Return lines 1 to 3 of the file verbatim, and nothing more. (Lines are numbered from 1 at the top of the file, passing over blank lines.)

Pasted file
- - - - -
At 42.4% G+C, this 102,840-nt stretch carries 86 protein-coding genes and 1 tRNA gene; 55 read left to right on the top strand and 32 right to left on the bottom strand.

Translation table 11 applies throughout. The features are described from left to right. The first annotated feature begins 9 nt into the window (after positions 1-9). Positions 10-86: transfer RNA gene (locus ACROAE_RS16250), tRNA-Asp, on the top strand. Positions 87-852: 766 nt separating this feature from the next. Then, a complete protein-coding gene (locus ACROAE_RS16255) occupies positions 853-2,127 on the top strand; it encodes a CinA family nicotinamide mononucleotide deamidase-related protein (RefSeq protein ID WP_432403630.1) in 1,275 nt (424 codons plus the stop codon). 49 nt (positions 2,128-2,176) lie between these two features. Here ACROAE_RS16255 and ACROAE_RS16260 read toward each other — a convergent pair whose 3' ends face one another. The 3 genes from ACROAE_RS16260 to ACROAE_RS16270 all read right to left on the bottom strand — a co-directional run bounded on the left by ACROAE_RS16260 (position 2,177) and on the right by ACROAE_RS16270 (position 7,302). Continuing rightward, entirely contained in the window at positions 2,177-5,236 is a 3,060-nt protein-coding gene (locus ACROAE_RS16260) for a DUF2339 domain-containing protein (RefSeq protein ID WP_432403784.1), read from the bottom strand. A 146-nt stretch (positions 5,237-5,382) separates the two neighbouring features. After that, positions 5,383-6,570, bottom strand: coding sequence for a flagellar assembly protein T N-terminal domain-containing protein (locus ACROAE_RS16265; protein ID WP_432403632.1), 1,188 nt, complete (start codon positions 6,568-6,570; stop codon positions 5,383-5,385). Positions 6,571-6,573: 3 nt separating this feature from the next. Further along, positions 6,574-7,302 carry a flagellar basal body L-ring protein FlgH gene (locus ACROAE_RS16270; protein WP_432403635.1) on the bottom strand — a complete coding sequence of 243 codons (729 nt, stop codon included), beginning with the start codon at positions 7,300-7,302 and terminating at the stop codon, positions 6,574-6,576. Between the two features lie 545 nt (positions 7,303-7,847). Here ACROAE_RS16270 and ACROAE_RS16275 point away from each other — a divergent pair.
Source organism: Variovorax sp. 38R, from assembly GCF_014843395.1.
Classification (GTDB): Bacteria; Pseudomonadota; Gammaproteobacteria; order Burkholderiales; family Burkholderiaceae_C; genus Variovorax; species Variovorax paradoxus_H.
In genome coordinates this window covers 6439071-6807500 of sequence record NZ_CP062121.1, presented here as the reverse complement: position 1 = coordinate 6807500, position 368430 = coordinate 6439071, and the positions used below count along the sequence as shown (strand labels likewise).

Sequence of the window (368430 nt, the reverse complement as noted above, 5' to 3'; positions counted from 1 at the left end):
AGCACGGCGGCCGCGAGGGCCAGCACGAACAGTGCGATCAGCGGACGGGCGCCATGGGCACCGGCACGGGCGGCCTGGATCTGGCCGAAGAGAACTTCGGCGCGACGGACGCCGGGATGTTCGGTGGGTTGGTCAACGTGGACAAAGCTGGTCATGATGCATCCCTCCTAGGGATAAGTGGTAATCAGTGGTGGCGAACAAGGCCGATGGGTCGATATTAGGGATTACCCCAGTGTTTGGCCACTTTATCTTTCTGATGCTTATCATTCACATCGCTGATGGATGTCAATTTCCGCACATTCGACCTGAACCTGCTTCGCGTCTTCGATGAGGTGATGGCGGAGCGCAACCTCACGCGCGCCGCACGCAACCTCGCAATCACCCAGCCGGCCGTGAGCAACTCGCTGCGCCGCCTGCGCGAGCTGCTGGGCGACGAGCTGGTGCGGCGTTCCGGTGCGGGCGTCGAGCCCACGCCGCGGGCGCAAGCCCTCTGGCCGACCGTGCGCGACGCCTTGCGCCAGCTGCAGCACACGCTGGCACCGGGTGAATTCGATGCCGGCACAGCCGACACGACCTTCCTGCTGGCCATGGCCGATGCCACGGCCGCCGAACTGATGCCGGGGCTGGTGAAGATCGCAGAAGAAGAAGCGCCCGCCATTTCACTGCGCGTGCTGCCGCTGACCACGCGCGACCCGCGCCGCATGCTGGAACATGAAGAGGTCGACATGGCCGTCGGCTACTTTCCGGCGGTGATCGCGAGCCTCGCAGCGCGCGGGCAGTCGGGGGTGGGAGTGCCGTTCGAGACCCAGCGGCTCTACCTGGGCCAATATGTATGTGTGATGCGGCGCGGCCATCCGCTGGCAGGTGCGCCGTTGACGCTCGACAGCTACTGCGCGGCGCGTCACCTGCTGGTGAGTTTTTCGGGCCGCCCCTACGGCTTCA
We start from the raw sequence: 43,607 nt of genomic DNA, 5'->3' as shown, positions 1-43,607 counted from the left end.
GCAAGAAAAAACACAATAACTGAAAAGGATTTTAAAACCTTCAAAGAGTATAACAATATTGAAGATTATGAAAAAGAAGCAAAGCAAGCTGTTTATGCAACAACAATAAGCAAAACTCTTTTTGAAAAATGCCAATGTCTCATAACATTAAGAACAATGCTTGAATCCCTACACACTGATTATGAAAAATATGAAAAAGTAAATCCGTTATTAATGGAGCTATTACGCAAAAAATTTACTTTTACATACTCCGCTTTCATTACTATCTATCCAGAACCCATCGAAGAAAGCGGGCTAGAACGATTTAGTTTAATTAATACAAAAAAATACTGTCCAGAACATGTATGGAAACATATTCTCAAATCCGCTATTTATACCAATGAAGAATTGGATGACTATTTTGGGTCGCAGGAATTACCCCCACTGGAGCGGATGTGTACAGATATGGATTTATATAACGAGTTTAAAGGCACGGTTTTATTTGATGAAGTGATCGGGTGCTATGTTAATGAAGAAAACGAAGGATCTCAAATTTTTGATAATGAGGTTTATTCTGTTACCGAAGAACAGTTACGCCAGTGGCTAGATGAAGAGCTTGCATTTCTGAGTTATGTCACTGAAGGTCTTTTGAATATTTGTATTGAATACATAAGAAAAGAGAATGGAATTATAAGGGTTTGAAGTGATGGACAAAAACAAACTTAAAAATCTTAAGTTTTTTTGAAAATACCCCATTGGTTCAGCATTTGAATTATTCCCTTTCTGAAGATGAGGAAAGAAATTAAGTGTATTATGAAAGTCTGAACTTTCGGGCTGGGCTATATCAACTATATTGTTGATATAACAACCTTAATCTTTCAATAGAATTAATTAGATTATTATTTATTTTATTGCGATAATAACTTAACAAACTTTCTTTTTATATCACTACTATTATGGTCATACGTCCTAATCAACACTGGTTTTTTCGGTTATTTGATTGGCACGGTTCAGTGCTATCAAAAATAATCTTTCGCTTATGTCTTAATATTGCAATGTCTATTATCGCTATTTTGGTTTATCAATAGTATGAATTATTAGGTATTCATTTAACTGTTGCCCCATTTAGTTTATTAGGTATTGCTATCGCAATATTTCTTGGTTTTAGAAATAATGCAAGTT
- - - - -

At 42.4% G+C, this 102,840-nt stretch carries 86 protein-coding genes and 1 tRNA gene; 55 read left to right on the top strand and 32 right to left on the bottom strand.

Translation table 11 applies throughout. The features are described from left to right. The first annotated feature begins 9 nt into the window (after positions 1-9). Positions 10-86: transfer RNA gene (locus ACROAE_RS16250), tRNA-Asp, on the top strand. Positions 87-852: 766 nt separating this feature from the next. Then, a complete protein-coding gene (locus ACROAE_RS16255) occupies positions 853-2,127 on the top strand; it encodes a CinA family nicotinamide mononucleotide deamidase-related protein (RefSeq protein ID WP_432403630.1) in 1,275 nt (424 codons plus the stop codon). 49 nt (positions 2,128-2,176) lie between these two features. Here ACROAE_RS16255 and ACROAE_RS16260 read toward each other — a convergent pair whose 3' ends face one another. The 3 genes from ACROAE_RS16260 to ACROAE_RS16270 all read right to left on the bottom strand — a co-directional run bounded on the left by ACROAE_RS16260 (position 2,177) and on the right by ACROAE_RS16270 (position 7,302). Continuing rightward, entirely contained in the window at positions 2,177-5,236 is a 3,060-nt protein-coding gene (locus ACROAE_RS16260) for a DUF2339 domain-containing protein (RefSeq protein ID WP_432403784.1), read from the bottom strand. A 146-nt stretch (positions 5,237-5,382) separates the two neighbouring features. After that, positions 5,383-6,570, bottom strand: coding sequence for a flagellar assembly protein T N-terminal domain-containing protein (locus ACROAE_RS16265; protein ID WP_432403632.1), 1,188 nt, complete (start codon positions 6,568-6,570; stop codon positions 5,383-5,385). Positions 6,571-6,573: 3 nt separating this feature from the next. Further along, positions 6,574-7,302 carry a flagellar basal body L-ring protein FlgH gene (locus ACROAE_RS16270; protein WP_432403635.1) on the bottom strand — a complete coding sequence of 243 codons (729 nt, stop codon included), beginning with the start codon at positions 7,300-7,302 and terminating at the stop codon, positions 6,574-6,576. Between the two features lie 545 nt (positions 7,303-7,847). Here ACROAE_RS16270 and ACROAE_RS16275 point away from each other — a divergent pair.
Source organism: Variovorax sp. 38R, from assembly GCF_014843395.1.